Lord, help. Give me words. I don't know what to say to this man. I want to be of comfort to him, but hardly know him.

I can hear him sniffling in the next room. He returns a minute later. He apologizes again and gets back to work. He finishes the review, clarifying a few things for me. I ask if he'd like to see a short video of our little guy. He says he would. He watches intently and says, 'His concentration is powerful.' I agree telling him that we've often been struck by the way this sweet boy follows the video camera and appears very aware and observant. But I like his words better: concentration is powerful.

He revisits his emotional reaction saying that he was struck by the caregiver's kindness and love for our boy. He then states that he's so glad we're adopting him despite the challenges he will face in life. I assure him that we are honored and overjoyed to have him in our family. I tell him that we love him already -- including our four children who talk about him everyday and ask when he'll be here. I ask him if would be willing to meet our boy one day. He says, 'Yes. Can I have your name?' I give him our names and contact info and assure him that I will be in touch.

As I packed up my things, I stared at that little face that doesn't even know what's happening in holy moments between his mother and a doctor who were brought together through friends of friends. He doesn't know about the holy moments that God's using to prime our hearts for him. My heart's capacity to love has grown so much through this process. Every adoptive parent says you can love an adopted child, but you wonder until you do. And we do.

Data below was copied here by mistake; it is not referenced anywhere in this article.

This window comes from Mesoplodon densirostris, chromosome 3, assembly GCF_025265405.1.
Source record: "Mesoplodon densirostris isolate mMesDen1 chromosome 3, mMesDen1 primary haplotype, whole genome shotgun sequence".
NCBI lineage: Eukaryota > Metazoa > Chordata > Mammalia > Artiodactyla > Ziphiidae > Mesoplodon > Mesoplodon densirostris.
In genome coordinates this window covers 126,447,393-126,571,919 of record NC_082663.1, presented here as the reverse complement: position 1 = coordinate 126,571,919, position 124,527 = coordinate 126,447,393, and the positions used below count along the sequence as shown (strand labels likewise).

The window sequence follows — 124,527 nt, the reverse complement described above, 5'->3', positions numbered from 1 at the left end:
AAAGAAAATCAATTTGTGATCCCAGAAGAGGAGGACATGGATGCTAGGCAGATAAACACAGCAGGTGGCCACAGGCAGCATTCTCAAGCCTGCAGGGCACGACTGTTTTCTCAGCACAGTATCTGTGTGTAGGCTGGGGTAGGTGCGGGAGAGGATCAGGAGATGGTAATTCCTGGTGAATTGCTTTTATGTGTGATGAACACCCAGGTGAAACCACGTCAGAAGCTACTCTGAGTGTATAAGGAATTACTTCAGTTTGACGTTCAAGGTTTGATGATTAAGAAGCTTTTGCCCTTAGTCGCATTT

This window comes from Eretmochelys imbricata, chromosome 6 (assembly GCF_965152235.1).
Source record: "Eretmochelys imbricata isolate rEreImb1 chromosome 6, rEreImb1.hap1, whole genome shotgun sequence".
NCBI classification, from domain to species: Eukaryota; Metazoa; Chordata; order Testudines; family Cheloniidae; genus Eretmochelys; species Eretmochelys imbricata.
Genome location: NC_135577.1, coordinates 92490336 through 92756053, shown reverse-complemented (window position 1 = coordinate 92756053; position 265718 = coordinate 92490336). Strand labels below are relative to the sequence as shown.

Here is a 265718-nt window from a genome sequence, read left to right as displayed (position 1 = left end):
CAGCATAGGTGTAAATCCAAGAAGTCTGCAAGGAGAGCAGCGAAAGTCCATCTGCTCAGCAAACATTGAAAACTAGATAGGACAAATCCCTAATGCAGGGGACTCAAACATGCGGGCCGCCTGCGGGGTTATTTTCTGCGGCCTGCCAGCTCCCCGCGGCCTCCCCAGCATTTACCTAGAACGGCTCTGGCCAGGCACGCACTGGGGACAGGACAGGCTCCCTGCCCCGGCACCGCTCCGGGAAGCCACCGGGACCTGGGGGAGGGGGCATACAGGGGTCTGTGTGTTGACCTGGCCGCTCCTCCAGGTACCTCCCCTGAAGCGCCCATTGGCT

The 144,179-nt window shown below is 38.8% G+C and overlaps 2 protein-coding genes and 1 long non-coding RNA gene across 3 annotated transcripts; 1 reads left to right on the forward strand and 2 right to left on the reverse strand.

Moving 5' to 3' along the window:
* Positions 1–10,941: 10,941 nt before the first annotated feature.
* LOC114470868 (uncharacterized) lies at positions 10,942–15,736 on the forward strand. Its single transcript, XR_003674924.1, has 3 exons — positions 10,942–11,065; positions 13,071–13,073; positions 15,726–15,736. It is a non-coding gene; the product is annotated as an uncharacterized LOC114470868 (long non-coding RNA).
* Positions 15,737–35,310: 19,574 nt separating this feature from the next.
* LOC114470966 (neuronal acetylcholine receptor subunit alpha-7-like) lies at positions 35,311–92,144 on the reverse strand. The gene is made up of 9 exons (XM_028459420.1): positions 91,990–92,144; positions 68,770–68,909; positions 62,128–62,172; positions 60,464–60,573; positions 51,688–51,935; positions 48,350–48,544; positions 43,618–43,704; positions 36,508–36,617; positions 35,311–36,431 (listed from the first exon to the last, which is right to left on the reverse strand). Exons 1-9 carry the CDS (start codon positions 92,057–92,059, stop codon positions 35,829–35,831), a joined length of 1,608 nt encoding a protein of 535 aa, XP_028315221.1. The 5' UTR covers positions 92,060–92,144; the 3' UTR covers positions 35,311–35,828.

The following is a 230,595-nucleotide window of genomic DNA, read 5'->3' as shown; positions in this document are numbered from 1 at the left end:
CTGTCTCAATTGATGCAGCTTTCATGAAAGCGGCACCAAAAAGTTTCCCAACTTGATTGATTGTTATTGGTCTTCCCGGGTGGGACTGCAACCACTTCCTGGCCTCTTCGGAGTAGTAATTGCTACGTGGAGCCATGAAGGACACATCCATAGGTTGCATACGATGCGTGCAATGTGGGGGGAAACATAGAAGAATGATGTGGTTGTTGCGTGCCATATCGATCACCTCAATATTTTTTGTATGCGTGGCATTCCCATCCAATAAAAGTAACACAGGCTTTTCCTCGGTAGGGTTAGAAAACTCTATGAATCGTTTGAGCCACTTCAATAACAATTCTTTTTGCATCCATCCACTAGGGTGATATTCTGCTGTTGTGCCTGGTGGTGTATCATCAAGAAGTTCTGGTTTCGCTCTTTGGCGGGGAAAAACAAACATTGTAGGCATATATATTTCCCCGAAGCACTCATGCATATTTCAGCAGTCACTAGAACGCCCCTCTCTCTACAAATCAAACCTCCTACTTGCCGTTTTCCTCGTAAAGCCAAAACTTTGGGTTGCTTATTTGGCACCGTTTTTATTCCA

So after that tender meeting, I head over to UPS (just down the road!), pick up JD's birth certificates and start trucking up I-95. I then run by our house and pick up our marriage license that I realized I'd forgotten. I head to Staples, make copies of both of our birth certificates and our marriage license. I head to our doctor's office to pick up the much-anticipated medical records that took two weeks instead of one to get back due to my 'involved urinalysis.' I then head to the post office and mail (drum roll, please) copies of our birth certificates, our marriage license, our completed home study and our I800A form to USCIS (United States Citizenship and Immigration Service). The I800A is how we petition the federal government to bring our little guy into the country. We should know whether or not that's approved in about a month.

I also mailed our home study, a family photo, passport photos of JD and me and the medicals to our social worker at Wide Horizons. All of which she's been waiting for to lock our little guy's file with us. Crossing my fingers that the lock will be complete by the end of the week! And once that happens, I can finally post photos and video.

As I said, everyday is a good day, but yesterday was a great day!

1 comment:

  1. moved. aching. stunned. convicted. in awe of our awesome God. HE'S IN THE DETAILS FOR YOU (and us)!!! Grateful for you taking the time to testify of HIS doing through the story our Lord is writing!